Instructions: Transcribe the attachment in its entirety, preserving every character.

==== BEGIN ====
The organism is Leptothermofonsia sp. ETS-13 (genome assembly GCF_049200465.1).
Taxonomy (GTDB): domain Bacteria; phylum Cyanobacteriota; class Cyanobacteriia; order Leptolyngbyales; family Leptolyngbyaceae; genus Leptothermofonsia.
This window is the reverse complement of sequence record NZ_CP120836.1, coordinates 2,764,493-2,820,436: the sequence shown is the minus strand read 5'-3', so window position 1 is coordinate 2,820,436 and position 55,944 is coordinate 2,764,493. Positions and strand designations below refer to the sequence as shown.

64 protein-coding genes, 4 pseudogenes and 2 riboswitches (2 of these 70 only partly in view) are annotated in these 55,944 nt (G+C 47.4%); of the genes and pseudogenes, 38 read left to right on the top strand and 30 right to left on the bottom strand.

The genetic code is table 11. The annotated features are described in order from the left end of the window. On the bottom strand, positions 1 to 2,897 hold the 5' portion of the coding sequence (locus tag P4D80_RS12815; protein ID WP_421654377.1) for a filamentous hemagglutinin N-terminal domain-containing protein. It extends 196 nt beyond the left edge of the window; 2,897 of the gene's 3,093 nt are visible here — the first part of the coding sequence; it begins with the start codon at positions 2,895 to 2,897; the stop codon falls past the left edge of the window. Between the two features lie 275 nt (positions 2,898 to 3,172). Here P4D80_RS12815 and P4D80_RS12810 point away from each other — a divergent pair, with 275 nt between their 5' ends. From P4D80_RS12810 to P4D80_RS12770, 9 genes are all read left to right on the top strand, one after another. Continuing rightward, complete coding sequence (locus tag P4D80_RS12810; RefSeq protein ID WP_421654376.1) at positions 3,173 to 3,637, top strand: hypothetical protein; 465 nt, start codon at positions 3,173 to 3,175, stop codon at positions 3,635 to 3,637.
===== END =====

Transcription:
The organism is Leptothermofonsia sp. ETS-13 (genome assembly GCF_049200465.1).
Taxonomy (GTDB): domain Bacteria; phylum Cyanobacteriota; class Cyanobacteriia; order Leptolyngbyales; family Leptolyngbyaceae; genus Leptothermofonsia.
This window is the reverse complement of sequence record NZ_CP120836.1, coordinates 2,764,493-2,820,436: the sequence shown is the minus strand read 5'-3', so window position 1 is coordinate 2,820,436 and position 55,944 is coordinate 2,764,493. Positions and strand designations below refer to the sequence as shown.

64 protein-coding genes, 4 pseudogenes and 2 riboswitches (2 of these 70 only partly in view) are annotated in these 55,944 nt (G+C 47.4%); of the genes and pseudogenes, 38 read left to right on the top strand and 30 right to left on the bottom strand.

The genetic code is table 11. The annotated features are described in order from the left end of the window. On the bottom strand, positions 1 to 2,897 hold the 5' portion of the coding sequence (locus tag P4D80_RS12815; protein ID WP_421654377.1) for a filamentous hemagglutinin N-terminal domain-containing protein. It extends 196 nt beyond the left edge of the window; 2,897 of the gene's 3,093 nt are visible here — the first part of the coding sequence; it begins with the start codon at positions 2,895 to 2,897; the stop codon falls past the left edge of the window. Between the two features lie 275 nt (positions 2,898 to 3,172). Here P4D80_RS12815 and P4D80_RS12810 point away from each other — a divergent pair, with 275 nt between their 5' ends. From P4D80_RS12810 to P4D80_RS12770, 9 genes are all read left to right on the top strand, one after another. Continuing rightward, complete coding sequence (locus tag P4D80_RS12810; RefSeq protein ID WP_421654376.1) at positions 3,173 to 3,637, top strand: hypothetical protein; 465 nt, start codon at positions 3,173 to 3,175, stop codon at positions 3,635 to 3,637.